At the start of the year, no one would have predicted that a virus would be the potential catalyst to pop the bull market, but that is exactly where we are today. What this demonstrates is that the world is inherently unpredictable and it’s this unpredictability that serious investors need to spend a lot of time thinking about, and preparing for.
There are several tools that you can use to manage unpredictability, two of which are diversification and holding positions in stocks that benefit from market turbulence, such as derivatives exchanges.
Diversification is difficult because you don’t want to be so diversified that you resemble an ETF (Exchange-Traded Fund), but you do need sufficient diversification so that no one factor will make you or break you. Our International Fund managers manage this diversification conundrum by holding 30-40 stocks across a variety of industries and geographies, though even that is not enough.
You can have two stocks in different geographies and industries that are still highly correlated. American Express and Ryanair are a prime example of this relationship. One is an American payments business and the other is a European Airline, but they have a high correlation due to their exposure to global travel.
Thus, when diversifying the portfolio, we must consider the underlying drivers of our businesses.
To give you a sense of how we are achieving diversification, we currently hold positions in businesses that directly benefit from market volatility, such as derivative exchanges and market makers. These businesses did very well during the February spike in volatility.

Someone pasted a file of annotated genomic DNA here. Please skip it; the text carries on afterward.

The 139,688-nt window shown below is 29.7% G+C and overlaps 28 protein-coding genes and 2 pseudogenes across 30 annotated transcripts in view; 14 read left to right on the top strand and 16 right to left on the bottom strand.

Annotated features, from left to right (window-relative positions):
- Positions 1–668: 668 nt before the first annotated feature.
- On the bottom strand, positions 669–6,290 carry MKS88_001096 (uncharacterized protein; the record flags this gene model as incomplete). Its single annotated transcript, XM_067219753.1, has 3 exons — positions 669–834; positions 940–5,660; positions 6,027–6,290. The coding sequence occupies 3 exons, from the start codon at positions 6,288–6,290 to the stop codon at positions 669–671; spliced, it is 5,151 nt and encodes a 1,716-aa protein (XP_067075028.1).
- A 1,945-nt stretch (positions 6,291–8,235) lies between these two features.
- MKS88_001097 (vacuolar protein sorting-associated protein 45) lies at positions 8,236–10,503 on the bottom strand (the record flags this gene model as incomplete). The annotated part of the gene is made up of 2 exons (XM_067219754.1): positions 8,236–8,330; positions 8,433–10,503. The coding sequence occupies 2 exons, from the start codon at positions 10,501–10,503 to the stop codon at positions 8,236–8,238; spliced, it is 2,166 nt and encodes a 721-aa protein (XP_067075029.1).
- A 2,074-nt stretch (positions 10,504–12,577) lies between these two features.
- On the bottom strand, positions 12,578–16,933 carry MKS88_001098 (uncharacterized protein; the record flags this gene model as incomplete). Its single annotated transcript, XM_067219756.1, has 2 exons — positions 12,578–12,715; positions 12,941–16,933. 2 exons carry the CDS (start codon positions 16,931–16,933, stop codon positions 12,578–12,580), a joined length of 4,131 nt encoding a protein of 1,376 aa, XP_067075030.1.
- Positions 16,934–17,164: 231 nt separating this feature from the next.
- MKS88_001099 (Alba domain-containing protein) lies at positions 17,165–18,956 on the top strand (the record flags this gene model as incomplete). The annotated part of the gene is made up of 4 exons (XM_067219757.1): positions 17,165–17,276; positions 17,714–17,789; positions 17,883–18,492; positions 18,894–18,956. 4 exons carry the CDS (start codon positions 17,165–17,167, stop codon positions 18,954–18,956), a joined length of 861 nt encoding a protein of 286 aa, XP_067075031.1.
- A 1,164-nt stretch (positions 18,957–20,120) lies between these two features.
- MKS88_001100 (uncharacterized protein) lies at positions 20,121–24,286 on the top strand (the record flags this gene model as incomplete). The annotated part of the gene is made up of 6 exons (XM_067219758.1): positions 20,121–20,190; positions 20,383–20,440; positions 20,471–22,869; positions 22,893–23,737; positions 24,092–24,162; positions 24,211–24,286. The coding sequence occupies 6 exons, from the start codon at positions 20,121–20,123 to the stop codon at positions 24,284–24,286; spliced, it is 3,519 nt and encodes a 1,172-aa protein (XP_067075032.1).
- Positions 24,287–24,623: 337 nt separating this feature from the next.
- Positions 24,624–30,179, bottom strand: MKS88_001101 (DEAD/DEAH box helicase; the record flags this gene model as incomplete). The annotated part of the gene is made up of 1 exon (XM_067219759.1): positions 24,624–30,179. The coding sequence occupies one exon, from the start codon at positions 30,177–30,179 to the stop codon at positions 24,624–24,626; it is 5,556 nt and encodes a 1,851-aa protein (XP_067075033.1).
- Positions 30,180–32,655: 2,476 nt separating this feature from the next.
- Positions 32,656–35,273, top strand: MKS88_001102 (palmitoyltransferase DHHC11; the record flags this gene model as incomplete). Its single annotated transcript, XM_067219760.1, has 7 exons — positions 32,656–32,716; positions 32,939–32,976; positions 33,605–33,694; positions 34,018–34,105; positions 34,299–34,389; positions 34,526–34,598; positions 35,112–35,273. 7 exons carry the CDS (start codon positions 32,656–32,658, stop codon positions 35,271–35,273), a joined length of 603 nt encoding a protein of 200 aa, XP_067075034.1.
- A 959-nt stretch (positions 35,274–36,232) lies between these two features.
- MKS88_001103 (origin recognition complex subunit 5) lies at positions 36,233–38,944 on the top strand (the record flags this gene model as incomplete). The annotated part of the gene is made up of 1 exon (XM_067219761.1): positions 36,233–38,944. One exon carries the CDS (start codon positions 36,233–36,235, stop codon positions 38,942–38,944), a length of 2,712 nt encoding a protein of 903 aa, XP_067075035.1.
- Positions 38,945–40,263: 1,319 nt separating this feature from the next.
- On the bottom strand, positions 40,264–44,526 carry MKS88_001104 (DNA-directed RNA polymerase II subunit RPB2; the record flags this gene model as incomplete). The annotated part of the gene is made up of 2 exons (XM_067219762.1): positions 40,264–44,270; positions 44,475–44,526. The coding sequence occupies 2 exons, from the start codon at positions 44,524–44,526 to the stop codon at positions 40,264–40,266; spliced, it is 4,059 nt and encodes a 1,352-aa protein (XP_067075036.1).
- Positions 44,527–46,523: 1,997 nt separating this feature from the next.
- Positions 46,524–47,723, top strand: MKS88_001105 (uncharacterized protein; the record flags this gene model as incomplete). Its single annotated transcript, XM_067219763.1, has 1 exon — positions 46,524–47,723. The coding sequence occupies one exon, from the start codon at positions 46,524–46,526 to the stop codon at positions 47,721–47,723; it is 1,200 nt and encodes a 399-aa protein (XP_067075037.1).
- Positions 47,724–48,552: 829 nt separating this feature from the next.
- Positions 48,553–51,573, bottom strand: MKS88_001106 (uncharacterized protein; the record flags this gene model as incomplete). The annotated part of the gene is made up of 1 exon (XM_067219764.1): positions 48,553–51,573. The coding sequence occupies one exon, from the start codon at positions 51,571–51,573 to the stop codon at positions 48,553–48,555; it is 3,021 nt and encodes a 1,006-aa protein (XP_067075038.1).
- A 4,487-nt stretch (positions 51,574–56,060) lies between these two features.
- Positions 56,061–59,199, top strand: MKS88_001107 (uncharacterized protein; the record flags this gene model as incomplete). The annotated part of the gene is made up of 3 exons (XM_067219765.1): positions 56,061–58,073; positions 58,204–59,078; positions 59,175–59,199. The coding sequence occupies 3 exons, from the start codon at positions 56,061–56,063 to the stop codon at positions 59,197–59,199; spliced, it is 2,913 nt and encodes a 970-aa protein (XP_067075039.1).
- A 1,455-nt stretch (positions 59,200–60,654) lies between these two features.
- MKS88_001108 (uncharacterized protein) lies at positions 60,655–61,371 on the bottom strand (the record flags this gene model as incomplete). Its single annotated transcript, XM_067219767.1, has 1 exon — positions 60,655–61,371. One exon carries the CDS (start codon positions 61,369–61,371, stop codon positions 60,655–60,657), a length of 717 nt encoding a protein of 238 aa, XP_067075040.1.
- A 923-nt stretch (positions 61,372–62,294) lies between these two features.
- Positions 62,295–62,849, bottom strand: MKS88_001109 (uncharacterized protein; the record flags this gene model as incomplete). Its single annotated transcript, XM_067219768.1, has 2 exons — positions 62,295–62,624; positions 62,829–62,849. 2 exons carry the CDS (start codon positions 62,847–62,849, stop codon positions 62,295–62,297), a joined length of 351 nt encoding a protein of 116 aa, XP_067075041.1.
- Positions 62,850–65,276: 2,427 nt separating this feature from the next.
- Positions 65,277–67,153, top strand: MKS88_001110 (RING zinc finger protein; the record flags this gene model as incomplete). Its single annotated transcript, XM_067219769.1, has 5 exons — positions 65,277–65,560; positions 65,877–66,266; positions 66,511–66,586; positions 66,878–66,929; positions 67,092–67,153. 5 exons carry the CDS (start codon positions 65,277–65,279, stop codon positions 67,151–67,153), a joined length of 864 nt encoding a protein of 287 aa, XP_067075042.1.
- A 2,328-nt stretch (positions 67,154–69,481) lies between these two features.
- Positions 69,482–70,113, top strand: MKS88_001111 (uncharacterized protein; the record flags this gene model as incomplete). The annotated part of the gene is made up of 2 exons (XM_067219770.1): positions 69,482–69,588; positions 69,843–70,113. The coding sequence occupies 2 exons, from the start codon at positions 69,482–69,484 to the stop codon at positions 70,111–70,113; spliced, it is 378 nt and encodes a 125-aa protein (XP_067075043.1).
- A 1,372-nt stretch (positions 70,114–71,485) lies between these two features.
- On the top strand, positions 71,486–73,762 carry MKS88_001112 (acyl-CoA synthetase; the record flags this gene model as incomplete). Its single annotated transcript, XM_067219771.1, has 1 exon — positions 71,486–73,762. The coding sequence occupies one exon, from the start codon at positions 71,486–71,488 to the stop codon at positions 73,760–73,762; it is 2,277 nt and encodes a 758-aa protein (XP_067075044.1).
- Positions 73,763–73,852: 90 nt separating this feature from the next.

We also hold investments in health insurers such as UnitedHealth and Cigna. We identified these companies because they’ve become attractively priced since Bernie Sanders and Elizabeth Warren threatened to introduce publicly-funded health insurance for the whole US, should they win the upcoming election.
We think that this outcome is unlikely. Firstly, it doesn’t make economic sense because it would cost the US approximately US$30 trillion dollars to implement. Even thinking more practically, for this to happen, it would depend on several events coming to fruition. Firstly, it would require Sanders or Warren to win the Democratic nomination. They would then have to win the US election. They would then have to get a bill passed through the Lower House. They would then have to get 60% of the Upper House to vote for it. And they would then have to defend the bill through a variety of inevitable legal cases. To be blunt, we think these are very low-probability events.
We also hold investments in the Chinese internet behemoths, Alibaba and Tencent, which have dominant market positions in an economy that continues to have a very favourable long-term outlook. Considering that the household final consumption expenditure per capita in China is roughly half of places like Malaysia, Argentina and Turkey, there’s still a very long runway for growth in that market.
We also have an investment in Bharti Infratel, an Indian cellular tower business that is both debt-free and benefits from the inevitable increased investment into cellular infrastructure in India.
We even have investments in a variety of healthcare stocks that will benefit from the ageing and fattening population. Some examples are Medtronic, the world’s largest medical device business, and Novo Nordisk, a Danish company that is the leading producer of insulin for diabetics. We also have an investment in Merck, an exciting German pharmaceutical and life science company.
We think these examples provide a very strong snapshot of how a portfolio can achieve real diversification.
the key message is that we believe diversification is an important tool to manage the world’s inherent unpredictability.
Steven Glass is the Deputy Portfolio Manager for the Pengana International Equity Funds.